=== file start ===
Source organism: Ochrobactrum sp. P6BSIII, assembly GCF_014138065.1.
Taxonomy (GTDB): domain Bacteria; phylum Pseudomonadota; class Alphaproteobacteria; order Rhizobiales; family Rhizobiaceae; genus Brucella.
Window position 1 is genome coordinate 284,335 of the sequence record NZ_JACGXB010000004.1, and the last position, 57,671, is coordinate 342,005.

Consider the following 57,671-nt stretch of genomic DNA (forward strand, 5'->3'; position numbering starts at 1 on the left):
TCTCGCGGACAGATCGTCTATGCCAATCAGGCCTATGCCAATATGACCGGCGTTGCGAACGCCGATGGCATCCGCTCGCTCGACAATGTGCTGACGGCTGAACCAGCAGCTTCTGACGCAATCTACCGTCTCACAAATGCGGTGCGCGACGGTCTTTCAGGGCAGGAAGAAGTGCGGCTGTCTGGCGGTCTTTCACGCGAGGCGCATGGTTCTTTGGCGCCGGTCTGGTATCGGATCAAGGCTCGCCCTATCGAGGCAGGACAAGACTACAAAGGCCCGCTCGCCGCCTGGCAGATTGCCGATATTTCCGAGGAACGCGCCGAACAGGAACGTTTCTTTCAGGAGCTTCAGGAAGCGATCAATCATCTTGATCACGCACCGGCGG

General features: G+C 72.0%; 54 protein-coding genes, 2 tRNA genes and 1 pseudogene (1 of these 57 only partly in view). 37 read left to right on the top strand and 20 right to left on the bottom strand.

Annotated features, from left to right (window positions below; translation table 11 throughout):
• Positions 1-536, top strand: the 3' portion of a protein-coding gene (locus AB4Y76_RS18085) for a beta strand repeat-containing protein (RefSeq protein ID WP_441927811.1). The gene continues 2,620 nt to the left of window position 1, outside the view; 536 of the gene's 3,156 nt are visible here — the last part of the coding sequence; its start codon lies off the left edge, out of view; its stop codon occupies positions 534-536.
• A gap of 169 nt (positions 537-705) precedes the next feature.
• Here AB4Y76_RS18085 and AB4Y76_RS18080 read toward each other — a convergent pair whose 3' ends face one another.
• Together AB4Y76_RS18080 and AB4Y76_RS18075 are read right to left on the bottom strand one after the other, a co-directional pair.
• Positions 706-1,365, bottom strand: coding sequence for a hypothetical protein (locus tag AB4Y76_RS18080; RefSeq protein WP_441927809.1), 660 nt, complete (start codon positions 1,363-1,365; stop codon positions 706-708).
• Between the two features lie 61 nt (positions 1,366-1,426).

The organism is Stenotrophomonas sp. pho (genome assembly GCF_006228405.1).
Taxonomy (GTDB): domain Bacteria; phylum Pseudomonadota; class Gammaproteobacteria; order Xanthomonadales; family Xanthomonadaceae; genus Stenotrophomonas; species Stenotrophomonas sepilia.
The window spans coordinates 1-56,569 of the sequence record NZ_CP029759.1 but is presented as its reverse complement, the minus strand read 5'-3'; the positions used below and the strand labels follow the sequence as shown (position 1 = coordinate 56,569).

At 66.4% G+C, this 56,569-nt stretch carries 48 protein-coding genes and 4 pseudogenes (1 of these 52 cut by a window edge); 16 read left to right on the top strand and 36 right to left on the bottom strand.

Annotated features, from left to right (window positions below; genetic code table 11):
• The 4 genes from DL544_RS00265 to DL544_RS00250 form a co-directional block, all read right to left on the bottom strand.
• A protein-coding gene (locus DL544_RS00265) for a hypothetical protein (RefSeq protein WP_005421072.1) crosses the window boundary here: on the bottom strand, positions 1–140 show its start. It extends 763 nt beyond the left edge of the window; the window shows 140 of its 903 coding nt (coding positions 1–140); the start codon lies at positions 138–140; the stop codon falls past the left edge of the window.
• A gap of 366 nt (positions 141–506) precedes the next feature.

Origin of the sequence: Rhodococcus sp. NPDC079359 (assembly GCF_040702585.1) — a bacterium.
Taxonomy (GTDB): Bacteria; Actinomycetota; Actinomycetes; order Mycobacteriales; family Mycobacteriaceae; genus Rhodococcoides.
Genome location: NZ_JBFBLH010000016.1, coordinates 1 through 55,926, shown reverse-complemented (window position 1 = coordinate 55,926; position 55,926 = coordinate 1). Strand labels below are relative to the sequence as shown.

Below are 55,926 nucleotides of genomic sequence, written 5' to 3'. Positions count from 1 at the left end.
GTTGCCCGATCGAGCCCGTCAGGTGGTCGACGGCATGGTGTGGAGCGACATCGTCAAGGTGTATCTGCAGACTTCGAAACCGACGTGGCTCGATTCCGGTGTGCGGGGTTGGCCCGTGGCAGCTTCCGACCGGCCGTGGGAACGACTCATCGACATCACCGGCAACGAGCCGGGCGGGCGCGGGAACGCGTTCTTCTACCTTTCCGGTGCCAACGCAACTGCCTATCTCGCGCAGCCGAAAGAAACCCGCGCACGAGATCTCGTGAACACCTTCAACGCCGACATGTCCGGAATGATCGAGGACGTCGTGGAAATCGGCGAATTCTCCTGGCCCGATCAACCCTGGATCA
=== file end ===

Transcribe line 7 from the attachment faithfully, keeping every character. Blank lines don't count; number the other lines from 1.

Annotated features, from left to right (window positions below; translation table 11 throughout):